Trauma Bonding Doesn’t Mean What You Think it MeansYou know the whole misery-loves-company thing. It’s not that.
Had you asked me last month, I would have told you I was trauma-bonded to at least five coworkers from various nightmare jobs. But as it turns out, trauma bonding isn’t when two people endure things like a brutal work environment.
To be fair, “We’re trauma-bonded,” does feel like the only appropriate way to express why you and an old colleague are so close with seemingly nothing else in common. That said, trauma bonding is a mental health phenomenon that has nothing to do with work friends surviving 14-hour days for a garbage salary together.
No judgment though if you’ve been using this phrase incorrectly. As with tons of other therapy words on the internet (hi, codependency), the definition has gotten watered down over time, says Staci Benaroya, LCSW, a licensed psychotherapist who specializes in relational trauma.
Whether you’re a fellow know-it-all looking to drop some knowledge in your group chat or you want to figure out if you’ve actually been trauma-bonded to someone, here’s what that really means, who it happens to, and how to identify it in your own life.
What is trauma bonding?
Though it’s not an official diagnosis, clinical term, or even a well-studied phenomenon, many mental health pros agree a person is trauma-bonded when they’re psychologically and emotionally attached to their abuser via a pattern of positive reinforcement (like being shown intense affection and intimacy), followed by gaslighting and manipulation, explains Benaroya. “You end up with this deep emotional connection with the person who is abusing you,” she says.
Though trauma bonding can happen in any relationship, like between a parent and child or a boss and employee, it’s most common in romantic partnerships. That’s likely because we tend to be our most vulnerable, open, and attached to our significant others, which creates the perfect foundation for a trauma bond to exist, says trauma psychiatrist and neuroscientist Arash Javanbakht, MD, author of Afraid: Understanding the Purpose of Fear and Harnessing the Power of Anxiety.
What makes a trauma bond different from other abusive relationships is how good they can feel after the bad. “These relationships tend to have incredible highs filled with intoxicating love and adoration,” says Benaroya. “Eventually, the victim begins to anticipate the high that comes after the low, and that positive reinforcement keeps them stuck in a pattern of abuse.”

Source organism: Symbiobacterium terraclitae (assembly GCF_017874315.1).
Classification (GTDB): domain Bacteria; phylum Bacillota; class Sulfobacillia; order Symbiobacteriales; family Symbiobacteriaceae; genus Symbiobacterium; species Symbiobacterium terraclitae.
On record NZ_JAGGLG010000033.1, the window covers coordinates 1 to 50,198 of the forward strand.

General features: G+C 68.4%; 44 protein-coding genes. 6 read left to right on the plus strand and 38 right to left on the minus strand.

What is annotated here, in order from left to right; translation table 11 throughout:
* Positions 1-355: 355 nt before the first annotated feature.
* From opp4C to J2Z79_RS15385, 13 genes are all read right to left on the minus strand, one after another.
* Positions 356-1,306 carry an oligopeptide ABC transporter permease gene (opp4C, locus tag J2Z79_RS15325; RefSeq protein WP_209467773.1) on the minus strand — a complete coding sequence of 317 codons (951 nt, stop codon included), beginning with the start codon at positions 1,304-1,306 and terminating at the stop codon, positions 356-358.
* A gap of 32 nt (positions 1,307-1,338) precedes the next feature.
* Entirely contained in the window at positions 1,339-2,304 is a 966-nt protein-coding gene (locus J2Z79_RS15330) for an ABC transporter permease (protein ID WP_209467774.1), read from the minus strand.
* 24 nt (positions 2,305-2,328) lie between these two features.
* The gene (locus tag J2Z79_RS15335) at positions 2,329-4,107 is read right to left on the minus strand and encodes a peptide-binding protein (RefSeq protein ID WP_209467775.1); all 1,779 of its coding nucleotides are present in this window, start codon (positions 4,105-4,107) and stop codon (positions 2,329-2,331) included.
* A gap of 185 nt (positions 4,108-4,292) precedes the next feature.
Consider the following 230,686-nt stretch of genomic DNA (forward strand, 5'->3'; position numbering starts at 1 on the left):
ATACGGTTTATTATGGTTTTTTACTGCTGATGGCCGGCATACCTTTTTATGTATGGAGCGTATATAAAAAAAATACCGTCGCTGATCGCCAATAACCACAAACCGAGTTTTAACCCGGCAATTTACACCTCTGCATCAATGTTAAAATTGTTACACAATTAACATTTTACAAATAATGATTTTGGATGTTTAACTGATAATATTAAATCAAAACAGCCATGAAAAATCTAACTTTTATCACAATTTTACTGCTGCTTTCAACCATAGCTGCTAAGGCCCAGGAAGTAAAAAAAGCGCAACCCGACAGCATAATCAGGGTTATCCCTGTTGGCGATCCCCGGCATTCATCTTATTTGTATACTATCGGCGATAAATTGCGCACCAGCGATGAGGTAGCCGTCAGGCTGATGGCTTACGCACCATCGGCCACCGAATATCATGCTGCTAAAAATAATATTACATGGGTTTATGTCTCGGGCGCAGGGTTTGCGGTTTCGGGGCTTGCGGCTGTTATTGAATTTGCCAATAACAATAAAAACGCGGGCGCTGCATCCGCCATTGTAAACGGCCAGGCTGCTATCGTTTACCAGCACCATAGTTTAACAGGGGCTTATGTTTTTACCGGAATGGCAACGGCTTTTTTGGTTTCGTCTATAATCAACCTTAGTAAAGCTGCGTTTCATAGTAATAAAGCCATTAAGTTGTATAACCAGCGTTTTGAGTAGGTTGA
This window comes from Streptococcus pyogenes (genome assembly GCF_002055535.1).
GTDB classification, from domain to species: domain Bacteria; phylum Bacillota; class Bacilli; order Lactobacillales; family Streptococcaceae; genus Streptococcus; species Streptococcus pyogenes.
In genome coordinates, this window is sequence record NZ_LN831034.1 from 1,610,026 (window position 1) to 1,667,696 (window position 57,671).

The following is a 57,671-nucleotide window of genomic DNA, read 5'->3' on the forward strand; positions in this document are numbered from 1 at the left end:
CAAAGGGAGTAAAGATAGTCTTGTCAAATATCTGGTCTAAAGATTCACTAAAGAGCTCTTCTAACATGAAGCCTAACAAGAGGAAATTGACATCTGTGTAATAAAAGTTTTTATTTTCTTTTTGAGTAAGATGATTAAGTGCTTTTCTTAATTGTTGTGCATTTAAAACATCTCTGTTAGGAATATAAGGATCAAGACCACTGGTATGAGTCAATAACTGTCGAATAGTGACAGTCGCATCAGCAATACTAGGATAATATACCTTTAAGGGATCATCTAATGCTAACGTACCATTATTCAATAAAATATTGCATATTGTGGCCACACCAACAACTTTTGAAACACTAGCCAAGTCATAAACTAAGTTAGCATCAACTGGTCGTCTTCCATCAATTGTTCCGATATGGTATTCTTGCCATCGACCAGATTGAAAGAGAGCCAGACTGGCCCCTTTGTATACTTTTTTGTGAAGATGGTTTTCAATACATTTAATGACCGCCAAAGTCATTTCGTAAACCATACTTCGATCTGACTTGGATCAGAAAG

Why do trauma bonds happen?
In her experience, one of the biggest reasons people find themselves in a trauma-bonded relationship is because it feels familiar, says Benaroya. “If you grew up in a family where love came with pain and abuse, you’re more likely to repeat that dynamic in future relationships,” she explains. In fact, your nervous system might even prefer chaos because it feels safer and more familiar than a stable relationship.
In a trauma-bonded relationship, your brain is also constantly stimulated and rewarded by the lows and highs, which “gives them an addictive component that’s hard to quit,” says Dr. Javanbakht. As a result, healthy bonds are coded as boring, while emotionally abusive bonds can feel exciting or comfortable, which means you’re less likely to notice red flags in a relationship. “It’s much harder to leave a pathological relationship than it is to leave a healthy relationship,” Dr. Javanbakht notes.
How to tell if you’re in a trauma bond
Again, not all abusive or manipulative relationships are trauma bonds (though all trauma bonds are abusive and manipulative). If you want to take a closer look at your own relationships (or those of someone you know) here are a few of the biggest red flags of a trauma bond situation. Of course, if you’re dealing with any type of abuse, seeking help from a mental health professional—or calling the National Domestic Violence Hotline at 1-800-799-7233 (SAFE) or 1-800-787-3224 (TTY)—is always a good idea.
1. You often feel suffocated with affection.